A week after the night she chases but fails to catch a mysterious trespasser outside her town house, some unknown party texts Tempe four images of a corpse that looks as if it’s been chewed by wild hogs, because it has been. Showboat Medical Examiner Margot Heavner makes it clear that, breaking with her department’s earlier practice (The Bone Collection, 2016, etc.), she has no intention of calling in Tempe as a consultant and promptly identifies the faceless body herself as that of a young Asian man. Nettled by several errors in Heavner’s analysis, and even more by her willingness to share the gory details at a press conference, Tempe launches her own investigation, which is not so much off the books as against the books. Heavner isn’t exactly mollified when Tempe, aided by retired police detective Skinny Slidell and a host of experts, puts a name to the dead man. But the hints of other crimes Tempe’s identification uncovers, particularly crimes against children, spur her on to redouble her efforts despite the new M.E.’s splenetic outbursts. Before he died, it seems, Felix Vodyanov was linked to a passenger ferry that sank in 1994, an even earlier U.S. government project to research biological agents that could control human behavior, the hinky spiritual retreat Sparkling Waters, the dark web site DeepUnder, and the disappearances of at least four schoolchildren, two of whom have also turned up dead. And why on earth was Vodyanov carrying Tempe’s own contact information? The mounting evidence of ever more and ever worse skulduggery will pull Tempe deeper and deeper down what even she sees as a rabbit hole before she confronts a ringleader implicated in “Drugs. Fraud. Breaking and entering. Arson. Kidnapping. How does attempted murder sound?”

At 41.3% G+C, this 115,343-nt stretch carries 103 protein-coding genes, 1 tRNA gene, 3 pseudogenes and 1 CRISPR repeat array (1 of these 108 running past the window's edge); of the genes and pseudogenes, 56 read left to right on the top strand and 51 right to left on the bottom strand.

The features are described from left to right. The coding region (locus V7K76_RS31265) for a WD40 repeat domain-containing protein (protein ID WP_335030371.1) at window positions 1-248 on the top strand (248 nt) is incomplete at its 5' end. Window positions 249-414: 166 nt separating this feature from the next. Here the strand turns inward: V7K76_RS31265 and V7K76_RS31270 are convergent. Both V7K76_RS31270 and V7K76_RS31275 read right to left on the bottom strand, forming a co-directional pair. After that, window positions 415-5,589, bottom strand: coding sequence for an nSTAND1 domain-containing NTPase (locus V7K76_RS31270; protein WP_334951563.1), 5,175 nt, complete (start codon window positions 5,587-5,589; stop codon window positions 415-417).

Forget about solving all these crimes; the signal triumph here is (spoiler) the heroine’s survival.

Pub Date: March 17, 2020

ISBN: 978-1-9821-3888-2

Page Count: 352

Publisher: Scribner

Review Posted Online: Dec. 23, 2019

Kirkus Reviews Issue: Jan. 15, 2020

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Joe’s fifth case is his best balanced, most deeply felt and most mystifying to date: an absolute must.


Crime-fighting Wyoming game warden Joe Pickett outdoes himself during a temporary transfer from sleepy Saddlestring to fashionable Jackson Hole.

Will Jensen, the Jackson game warden, was a great guy and a model warden, but once his wife left him six months ago, he spiraled into madness and suicide, and now Joe’s been called to replace him. The transition is anything but smooth. There’s no question of Joe’s family coming with him, so he’s reduced to hoping he can get a signal for the cell-phone calls he squeezes into his busy schedule. En route to his new posting, Joe has to pursue a marauding grizzly. He arrives to meet a formidable series of challenges. Cantankerous outfitter Smoke Van Horn wants to go on attracting elk with illegal salt licks without the new warden’s interference. Animal Liberation Network activist Pi Stevenson wants him to publicize her cause and adopt a vegan diet. Developer Don Ennis wants to open a housing development for millionaires who like their meat free of additives. Ennis’s trophy wife Stella simply wants Joe—and he wants her back. As he wrestles with these demands, and with a supervisor riled over Joe’s track record of destroying government property in pursuit of bad guys (Trophy Hunt, 2004, etc.), Joe slowly becomes convinced that Will did not kill himself.

Joe’s fifth case is his best balanced, most deeply felt and most mystifying to date: an absolute must.

Pub Date: May 5, 2005

ISBN: 0-399-15291-1

Page Count: 320

Publisher: Putnam

Review Posted Online: May 20, 2010

Kirkus Reviews Issue: April 1, 2005